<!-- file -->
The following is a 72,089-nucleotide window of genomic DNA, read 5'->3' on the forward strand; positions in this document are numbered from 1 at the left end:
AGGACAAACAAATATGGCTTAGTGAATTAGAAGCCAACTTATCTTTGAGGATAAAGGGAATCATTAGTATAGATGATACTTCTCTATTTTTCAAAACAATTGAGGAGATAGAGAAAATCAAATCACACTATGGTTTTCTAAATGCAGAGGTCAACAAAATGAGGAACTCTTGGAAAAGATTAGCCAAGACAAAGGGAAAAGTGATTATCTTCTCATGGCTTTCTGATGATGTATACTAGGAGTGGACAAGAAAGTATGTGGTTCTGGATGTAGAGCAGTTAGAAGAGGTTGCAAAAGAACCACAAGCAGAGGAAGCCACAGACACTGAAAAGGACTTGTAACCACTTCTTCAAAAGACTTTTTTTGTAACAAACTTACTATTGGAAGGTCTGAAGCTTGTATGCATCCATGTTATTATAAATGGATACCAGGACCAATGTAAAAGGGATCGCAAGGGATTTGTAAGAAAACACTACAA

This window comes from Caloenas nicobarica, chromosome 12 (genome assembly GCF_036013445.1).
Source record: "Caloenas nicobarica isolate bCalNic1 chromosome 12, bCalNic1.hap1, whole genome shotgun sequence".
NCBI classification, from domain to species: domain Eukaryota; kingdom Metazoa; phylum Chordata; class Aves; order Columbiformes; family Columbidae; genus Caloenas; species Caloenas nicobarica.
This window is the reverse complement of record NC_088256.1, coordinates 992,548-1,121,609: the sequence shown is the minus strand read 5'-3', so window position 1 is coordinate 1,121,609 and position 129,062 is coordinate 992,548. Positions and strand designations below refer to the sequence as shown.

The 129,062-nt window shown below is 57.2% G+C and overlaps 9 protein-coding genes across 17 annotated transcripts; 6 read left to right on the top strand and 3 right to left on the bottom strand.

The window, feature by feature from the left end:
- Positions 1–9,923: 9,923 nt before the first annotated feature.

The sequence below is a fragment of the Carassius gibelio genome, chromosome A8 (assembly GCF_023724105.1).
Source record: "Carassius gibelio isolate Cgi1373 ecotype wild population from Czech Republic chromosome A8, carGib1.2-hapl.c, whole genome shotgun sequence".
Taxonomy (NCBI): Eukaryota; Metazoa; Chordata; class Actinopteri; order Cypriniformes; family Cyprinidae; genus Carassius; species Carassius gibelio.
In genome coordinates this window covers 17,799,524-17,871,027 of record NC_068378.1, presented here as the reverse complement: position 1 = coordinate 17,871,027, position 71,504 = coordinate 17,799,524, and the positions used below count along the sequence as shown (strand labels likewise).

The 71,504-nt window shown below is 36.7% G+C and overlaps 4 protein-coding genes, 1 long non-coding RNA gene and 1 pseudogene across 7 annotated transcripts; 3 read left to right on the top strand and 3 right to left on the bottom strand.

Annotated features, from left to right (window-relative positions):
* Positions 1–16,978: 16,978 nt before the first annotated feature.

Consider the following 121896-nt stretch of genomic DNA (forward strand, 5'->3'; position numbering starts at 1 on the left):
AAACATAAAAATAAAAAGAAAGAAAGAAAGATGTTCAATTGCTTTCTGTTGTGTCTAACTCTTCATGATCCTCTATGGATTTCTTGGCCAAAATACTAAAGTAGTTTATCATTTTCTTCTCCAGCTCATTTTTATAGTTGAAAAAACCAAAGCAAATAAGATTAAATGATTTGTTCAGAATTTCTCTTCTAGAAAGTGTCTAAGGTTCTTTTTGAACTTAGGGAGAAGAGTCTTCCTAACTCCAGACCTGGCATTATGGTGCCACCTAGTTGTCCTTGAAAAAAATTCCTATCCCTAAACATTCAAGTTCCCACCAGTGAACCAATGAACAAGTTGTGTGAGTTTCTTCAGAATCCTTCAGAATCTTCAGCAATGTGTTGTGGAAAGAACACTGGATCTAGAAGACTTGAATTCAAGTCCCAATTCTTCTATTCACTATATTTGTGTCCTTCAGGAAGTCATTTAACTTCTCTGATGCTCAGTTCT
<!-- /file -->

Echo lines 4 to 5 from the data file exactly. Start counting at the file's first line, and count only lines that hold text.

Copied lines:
Source record: "Caloenas nicobarica isolate bCalNic1 chromosome 12, bCalNic1.hap1, whole genome shotgun sequence".
NCBI classification, from domain to species: domain Eukaryota; kingdom Metazoa; phylum Chordata; class Aves; order Columbiformes; family Columbidae; genus Caloenas; species Caloenas nicobarica.